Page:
Kimberly Thomas is a clinical professor of law in the Juvenile Justice Clinic and the Civil-Criminal Litigation Clinic. Her research, teaching, and practice concentrate on criminal law and procedure, especially on sentencing law and practice, juvenile justice, parole and post-conviction, and indigent persons accused of crimes. She is the co-director and co-founder (with Professor Frank Vandervort) of the Juvenile Justice Clinic.
In 2017, Thomas received a Fulbright Scholar award to teach and research juvenile justice at the School of Law at University College Cork in Cork, Ireland. In 2013, Thomas was among several attorneys honored with the Justice for All Award from the Criminal Defense Attorneys of Michigan. They were recognized for their training and pro bono support following the 2012 US Supreme Court decision in Miller v. Alabama, which held that mandatory juvenile life-without-parole sentences were unconstitutional.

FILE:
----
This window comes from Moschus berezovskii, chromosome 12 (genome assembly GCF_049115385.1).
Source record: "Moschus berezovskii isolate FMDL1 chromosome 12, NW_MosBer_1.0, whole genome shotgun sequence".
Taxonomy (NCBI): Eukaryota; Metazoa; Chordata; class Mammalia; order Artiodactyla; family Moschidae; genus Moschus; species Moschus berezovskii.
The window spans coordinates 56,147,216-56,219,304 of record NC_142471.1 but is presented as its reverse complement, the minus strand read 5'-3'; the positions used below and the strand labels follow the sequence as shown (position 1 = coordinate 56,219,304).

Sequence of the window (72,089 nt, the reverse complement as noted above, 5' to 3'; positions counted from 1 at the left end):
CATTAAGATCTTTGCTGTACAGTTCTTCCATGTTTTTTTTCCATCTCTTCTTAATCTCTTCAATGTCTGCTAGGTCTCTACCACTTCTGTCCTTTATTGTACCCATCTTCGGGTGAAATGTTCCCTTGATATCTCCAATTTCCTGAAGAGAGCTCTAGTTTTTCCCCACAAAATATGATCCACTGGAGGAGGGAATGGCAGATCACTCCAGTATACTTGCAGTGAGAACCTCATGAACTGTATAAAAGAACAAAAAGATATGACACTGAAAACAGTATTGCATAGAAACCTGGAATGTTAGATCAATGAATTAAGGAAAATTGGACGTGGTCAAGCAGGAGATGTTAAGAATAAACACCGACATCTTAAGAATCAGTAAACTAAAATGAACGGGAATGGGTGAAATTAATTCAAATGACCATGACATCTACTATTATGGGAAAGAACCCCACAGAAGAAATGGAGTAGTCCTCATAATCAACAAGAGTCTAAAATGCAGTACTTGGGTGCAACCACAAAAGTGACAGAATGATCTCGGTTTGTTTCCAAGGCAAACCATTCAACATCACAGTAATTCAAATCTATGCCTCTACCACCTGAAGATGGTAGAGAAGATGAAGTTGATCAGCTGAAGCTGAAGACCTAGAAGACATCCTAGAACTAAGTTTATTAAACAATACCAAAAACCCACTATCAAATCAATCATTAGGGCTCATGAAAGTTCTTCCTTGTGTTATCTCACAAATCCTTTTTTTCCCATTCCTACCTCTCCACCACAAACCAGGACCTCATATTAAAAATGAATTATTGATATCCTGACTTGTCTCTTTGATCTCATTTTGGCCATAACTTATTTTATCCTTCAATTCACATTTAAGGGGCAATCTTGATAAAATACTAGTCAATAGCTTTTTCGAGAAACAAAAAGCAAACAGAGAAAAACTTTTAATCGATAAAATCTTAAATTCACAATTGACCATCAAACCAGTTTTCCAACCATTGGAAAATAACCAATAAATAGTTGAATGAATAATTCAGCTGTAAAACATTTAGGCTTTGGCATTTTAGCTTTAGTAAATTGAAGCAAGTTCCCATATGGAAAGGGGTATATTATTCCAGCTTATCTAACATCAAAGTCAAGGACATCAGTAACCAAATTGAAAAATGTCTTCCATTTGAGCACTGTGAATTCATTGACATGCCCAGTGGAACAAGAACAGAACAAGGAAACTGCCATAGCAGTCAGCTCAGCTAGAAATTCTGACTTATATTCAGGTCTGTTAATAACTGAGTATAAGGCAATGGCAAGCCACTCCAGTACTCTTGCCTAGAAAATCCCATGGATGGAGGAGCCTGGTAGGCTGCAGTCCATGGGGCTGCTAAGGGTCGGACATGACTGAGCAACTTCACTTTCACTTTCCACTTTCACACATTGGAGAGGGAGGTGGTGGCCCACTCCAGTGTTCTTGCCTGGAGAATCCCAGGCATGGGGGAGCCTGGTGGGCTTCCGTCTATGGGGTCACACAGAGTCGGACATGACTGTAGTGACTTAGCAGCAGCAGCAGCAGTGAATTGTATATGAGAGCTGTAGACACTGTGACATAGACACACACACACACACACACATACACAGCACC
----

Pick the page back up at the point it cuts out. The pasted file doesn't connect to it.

Thomas also has been engaged as a legal education expert for the American Bar Association Rule of Law Initiative in Jordan, Egypt, and Turkey. That includes in 2011, when she spent three months in Amman, Jordan, working on law school curriculum development, especially in criminal law, as well as the creation and support of experiential education and the first clinics in the country.
Before joining the Law School faculty in 2003, Thomas served as a major trials attorney with Defender Association of Philadelphia.
"Reconsidering Ross: The Interplay of AEDPA, Criminal Appeals, and The Right to Counsel"
"Voices from a Prison Pandemic: Lives Lost from COVID-19 at Lakeland Correctional"
- Criminal Law